No manuscripts have been added to the 'Auct.' series since 1885, so descriptions of all 'Auct.' manuscripts will be found in various volumes of the Summary Catalogue.
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By the middle of the 18th century, space for shelving books was running out. The Tanner and Rawlinson manuscripts were placed in the Picture Gallery (now the Upper Reading Room), but this too was soon filled up, and in 1789 the Library took over a room on the first floor of the South range of the Schools Quadrangle. This was at first referred to as BN (Bibliotheca Nova), but in 1794 it was decided to name it the Auctarium.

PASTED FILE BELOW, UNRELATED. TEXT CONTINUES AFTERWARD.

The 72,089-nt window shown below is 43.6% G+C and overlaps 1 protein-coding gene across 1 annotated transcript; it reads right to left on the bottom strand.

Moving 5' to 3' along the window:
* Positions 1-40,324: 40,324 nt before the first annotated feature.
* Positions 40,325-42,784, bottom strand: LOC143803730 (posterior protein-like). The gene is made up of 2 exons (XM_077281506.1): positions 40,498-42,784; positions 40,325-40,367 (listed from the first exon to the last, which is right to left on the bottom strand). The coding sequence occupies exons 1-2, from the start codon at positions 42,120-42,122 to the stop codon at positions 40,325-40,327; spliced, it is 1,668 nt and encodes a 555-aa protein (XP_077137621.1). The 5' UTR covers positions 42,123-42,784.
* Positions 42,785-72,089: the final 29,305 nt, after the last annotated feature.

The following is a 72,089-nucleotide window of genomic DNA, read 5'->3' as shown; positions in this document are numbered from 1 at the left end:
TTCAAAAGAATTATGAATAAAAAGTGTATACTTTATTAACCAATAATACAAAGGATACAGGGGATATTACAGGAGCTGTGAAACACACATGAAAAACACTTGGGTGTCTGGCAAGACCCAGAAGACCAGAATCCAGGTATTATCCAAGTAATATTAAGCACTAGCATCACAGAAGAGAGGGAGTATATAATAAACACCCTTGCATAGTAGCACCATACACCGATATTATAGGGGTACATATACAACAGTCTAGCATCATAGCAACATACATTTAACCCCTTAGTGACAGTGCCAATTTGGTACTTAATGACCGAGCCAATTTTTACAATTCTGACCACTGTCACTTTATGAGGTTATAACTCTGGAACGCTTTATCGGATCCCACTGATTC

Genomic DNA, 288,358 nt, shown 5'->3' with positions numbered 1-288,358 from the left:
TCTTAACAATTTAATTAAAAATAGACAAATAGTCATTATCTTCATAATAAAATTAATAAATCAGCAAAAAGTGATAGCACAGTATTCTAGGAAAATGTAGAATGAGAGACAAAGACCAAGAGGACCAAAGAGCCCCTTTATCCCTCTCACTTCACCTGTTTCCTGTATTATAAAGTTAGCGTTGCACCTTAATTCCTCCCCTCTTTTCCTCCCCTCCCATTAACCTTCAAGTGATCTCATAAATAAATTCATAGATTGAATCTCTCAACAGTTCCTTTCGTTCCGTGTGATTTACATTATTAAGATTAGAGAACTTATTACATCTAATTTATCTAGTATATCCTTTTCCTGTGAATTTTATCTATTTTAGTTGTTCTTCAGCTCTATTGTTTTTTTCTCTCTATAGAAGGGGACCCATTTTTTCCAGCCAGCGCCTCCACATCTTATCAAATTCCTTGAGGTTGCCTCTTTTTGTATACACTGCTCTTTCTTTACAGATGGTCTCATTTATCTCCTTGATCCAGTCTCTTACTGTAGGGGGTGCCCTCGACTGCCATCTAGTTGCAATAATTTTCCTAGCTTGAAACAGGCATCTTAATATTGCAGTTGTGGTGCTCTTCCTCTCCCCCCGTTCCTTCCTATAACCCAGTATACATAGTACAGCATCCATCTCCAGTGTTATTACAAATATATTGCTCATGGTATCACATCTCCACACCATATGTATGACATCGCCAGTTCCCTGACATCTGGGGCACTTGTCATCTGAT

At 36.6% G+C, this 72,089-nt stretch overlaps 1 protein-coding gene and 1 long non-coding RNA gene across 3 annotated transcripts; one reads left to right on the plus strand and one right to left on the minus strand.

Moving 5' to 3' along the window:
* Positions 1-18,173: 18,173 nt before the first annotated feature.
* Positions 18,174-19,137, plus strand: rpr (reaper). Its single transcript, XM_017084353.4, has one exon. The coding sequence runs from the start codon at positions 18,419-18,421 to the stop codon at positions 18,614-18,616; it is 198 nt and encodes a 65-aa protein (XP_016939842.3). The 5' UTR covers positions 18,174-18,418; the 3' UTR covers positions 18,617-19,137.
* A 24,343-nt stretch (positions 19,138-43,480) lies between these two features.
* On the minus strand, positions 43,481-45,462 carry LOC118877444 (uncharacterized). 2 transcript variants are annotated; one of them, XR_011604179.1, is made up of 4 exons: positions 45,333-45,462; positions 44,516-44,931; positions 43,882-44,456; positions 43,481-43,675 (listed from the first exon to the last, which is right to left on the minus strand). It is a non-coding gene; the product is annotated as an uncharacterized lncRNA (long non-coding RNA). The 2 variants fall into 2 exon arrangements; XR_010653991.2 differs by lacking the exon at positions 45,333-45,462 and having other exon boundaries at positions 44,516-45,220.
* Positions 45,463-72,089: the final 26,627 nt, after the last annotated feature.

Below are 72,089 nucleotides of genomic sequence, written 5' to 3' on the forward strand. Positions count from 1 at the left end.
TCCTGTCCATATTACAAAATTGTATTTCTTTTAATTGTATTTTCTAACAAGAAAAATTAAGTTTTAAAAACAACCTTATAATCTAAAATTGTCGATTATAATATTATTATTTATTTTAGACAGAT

The intention was to bring together in a well-furnished room (the elegant bookcases were designed by Wyatt) the books then accounted the most precious in the Library, namely the Bibles and the Greek and Latin classics. Sentiment was put aside: collections that had been kept together for a century and a half were separated, though it is true that most of them were still known by the name of their donor. The manuscripts from named collections, with the exception of the miscellaneous ones which were retained as MSS. Auct., were restored to their original collections in the late nineteenth century, and were moved to the stack of the newly-built New Library in 1940. For further information see the Summary Catalogue, I, pp. xxxix-xliv.
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Western manuscripts to c. 1500
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